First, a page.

Marvel Comics’ blind superhero reached the big screen in a movie indifferently received by critics and pernickety fans. It remains underrated and worth watching, especially in this director’s cut which restores thirty minutes of footage and claims to be “darker and edgier”. The essential plot remains the same: the striking opening sees Daredevil/Matt Murdock (Ben Affleck) badly wounded, clinging to a cross atop a church. Thereafter the story plays in flashback. Young Matt is blinded by toxic waste (although not while saving a blind man from an oncoming truck - a slight, but regrettable alteration from the comic), and is endowed with super-senses. His father (David Keith), a down on his luck boxer, is murdered after refusing to throw a title fight, which spurs Matt to become both a crusading lawyer by day alongside partner Foggy Nelson (John Favreau), and a superhuman vigilante at night waging a one-man war against the Kingpin (Michael Clarke Duncan). A star-crossed romance with beautiful, ninja-skilled Elektra (Jennifer Garner) results in a tragic misunderstanding, as they each face psychotic assassin Bullseye (Colin Farell), before Daredevil’s showdown with the Kingpin himself.
The major addition here is a sub-plot with Matt haunted by the vision of a murdered prostitute, and then called on to defend the man accused of her murder (Coolio). These restored scenes enrich the plot, meaning it isn’t just brawn but actual detective work that enables Matt to bring down Kingpin’s organization. The result is slower paced, but more engaging, less like a collage and more a real movie. Supporting players John Favreau and Joe Pantoliano (as newshound Ben Urich) have more to do. The former fares best thanks to some improvised gags, and a moving transition from comic relief to guy who saves the day. One of the comic’s great strengths is its supporting cast and Karen Page (Grey’s Anatomy star Ellen Pompeo), Matt’s lovelorn secretary, contributes more here too. More problematic is an additional scene where Daredevil lets a subway train slice a rapist in half. Intended to establish a darker, more ruthless hero, it leaves us with someone who kills a random thug, but spares the murderers of his girlfriend and father.
Mark Steven Johnson (like Sam Raimi with Spider-Man, a fan of the original comics) proves adept at reinventing the story in cinematic ways. His fluid visuals aren’t too MTV and feature an intriguing meld of Catholic iconography and nightmare street life that echoes Martin Scorsese. Graeme Revell’s score makes inventive use of street sounds, police sirens and choral voices, but like many Marvel Comics adaptations (including the wonderful Spider-Man films) the soft-rock soundtrack is too intrusive and liable to date. That said, Evanescence’s “Wake Me Up” works surprisingly well.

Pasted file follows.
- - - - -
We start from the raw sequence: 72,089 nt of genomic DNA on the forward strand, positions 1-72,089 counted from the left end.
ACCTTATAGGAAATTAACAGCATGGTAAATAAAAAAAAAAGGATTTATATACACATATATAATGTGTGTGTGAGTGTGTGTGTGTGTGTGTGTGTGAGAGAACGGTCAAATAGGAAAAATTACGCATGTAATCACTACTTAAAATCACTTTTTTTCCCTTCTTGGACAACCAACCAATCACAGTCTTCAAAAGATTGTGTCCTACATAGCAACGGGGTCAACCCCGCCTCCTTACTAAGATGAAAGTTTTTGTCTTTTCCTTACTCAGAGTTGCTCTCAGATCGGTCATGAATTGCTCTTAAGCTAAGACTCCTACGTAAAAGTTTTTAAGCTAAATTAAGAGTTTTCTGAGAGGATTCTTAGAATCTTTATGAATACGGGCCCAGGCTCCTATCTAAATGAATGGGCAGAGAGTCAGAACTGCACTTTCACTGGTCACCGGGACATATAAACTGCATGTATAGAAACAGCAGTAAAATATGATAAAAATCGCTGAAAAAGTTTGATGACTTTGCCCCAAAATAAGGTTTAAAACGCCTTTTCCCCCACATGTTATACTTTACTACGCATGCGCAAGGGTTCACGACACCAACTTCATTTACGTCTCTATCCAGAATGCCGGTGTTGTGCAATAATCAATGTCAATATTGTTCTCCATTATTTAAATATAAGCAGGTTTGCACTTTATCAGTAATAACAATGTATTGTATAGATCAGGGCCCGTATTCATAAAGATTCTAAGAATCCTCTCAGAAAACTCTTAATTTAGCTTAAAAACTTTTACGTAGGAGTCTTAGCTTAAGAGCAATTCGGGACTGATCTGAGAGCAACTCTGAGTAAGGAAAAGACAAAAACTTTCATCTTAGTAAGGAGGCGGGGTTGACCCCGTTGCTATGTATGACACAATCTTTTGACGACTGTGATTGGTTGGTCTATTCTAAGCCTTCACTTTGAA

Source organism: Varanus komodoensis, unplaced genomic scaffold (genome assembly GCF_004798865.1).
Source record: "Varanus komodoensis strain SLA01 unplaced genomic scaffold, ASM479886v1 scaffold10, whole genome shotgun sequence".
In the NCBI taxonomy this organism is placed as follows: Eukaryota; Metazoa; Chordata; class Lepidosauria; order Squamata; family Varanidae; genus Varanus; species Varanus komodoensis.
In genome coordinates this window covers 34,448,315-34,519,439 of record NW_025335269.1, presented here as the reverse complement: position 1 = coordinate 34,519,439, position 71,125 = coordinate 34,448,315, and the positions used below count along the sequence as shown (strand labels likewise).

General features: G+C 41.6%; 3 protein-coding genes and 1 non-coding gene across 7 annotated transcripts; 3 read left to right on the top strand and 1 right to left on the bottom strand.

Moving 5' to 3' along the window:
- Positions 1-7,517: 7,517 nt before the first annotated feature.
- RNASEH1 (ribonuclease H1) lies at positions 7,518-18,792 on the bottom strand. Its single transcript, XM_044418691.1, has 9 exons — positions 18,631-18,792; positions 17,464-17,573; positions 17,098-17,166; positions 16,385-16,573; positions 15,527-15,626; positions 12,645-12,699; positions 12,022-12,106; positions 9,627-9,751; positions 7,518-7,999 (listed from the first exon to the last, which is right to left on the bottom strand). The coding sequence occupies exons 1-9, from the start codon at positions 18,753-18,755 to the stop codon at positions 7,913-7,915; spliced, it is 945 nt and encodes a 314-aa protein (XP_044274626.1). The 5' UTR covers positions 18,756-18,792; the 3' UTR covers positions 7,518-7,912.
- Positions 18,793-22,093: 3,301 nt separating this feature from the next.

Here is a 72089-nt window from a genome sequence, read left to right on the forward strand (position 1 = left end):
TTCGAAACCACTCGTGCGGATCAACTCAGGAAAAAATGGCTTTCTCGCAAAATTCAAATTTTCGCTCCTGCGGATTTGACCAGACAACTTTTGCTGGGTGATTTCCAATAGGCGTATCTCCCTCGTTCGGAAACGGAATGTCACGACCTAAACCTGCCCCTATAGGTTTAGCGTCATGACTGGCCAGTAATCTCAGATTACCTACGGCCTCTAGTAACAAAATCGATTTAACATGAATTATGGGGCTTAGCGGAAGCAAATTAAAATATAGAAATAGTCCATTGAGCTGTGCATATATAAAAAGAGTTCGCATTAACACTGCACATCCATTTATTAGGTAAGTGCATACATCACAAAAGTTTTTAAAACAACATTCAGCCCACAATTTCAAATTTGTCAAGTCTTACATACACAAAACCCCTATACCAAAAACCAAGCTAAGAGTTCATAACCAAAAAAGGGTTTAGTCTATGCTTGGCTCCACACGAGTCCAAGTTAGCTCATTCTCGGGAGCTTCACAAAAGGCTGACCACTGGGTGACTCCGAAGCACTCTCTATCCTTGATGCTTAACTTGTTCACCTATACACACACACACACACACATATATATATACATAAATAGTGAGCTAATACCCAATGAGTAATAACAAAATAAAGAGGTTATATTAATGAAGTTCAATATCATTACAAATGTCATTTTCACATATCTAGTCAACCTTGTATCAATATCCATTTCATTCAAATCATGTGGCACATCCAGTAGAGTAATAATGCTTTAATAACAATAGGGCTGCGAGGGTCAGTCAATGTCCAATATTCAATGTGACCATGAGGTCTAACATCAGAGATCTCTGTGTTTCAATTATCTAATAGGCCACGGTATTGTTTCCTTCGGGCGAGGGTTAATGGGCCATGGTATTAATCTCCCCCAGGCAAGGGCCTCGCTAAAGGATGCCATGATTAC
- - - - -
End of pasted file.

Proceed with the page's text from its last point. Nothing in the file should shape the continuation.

In-jokes include several characters named after Daredevil writers or artists (Miller, Quesada, Bendis), plus cameos from Stan Lee and filmmaker/Affleck buddy/occasional comic scribe Kevin Smith. The gritty, noir-drenched cityscapes reference classic gangster films of the Thirties and Forties, especially in the origin sequence which, thanks to the well drawn relationship between father and son, moves more than most. Daredevil’s super-senses are especially well rendered via some inventive sound effects and animation, but he remains a genuinely vulnerable hero - both physically and emotionally. Unlike Batman in his mansion, Daredevil retreats to lonely apartment to pop painkillers and lay in a sensory deprivation tank, but remains haunted by nightmare visions. Affleck (like his director, a fan of the comics. He dyed his hair red for the movie, but the cinematography is so muted you won’t notice) has been accused of blandness. Though athletic, he isn’t particularly imposing in costume, and plays better as Matt sharing some nice comic scenes with Favreau and good chemistry with future spouse, Jennifer Garner.
Many scenes others find objectionable struck me as rather charming. There is an engaging chopsocky vibe to Matt and Elektra’s schoolyard scrap in its use of martial arts as a way of exploring character (Although you have to wonder why she didn’t figure out he was Daredevil sooner), while the moment Matt finally ‘sees’ Elektra in the rain is poetic. Rather than a throwaway, sappy, romantic moment it foreshadows Matt’s eventual defeat of Kingpin, and a neat symbolic gesture when Elektra hides beneath an umbrella. Michael Clarke Duncan has an innately sweet nature that, far more than his race, makes him wrong for the Kingpin, but Colin Farell is outstanding as Bullseye. Though he’s mad as a bag of spanners, Bullseye’s professional jealousy makes him more than just another, tiresome wisecracking psychotic. His jokey coda has thankfully been re-edited, since inclusion post-credits undermined Daredevil’s victory. Jennifer Garner makes a striking anti-heroine. Like Kirsten Dunst in Spider-Man, she renders her character a lot warmer onscreen than on the printed page. The adrenalin packed fight scenes (choreographed by Yuen Cheung Yuan) benefit from her athleticism (and that of Affleck and Farrell), although her climactic duel with Daredevil still seems abrupt (DD’s church set battle with Bullseye is suitably operatic). Garner would return in the similarly overlooked Elektra (2005). Comic book fans often complain her costume doesn’t resemble Frank Miller’s original design. Seriously guys, Elektra’s costume consists of a bandana and a thong - the only place Garner will wear that is in your dreams.
A much better film than many would have you believe. Fans would do well to check out the director’s cut which, while not without flaws, provides a more satisfying experience.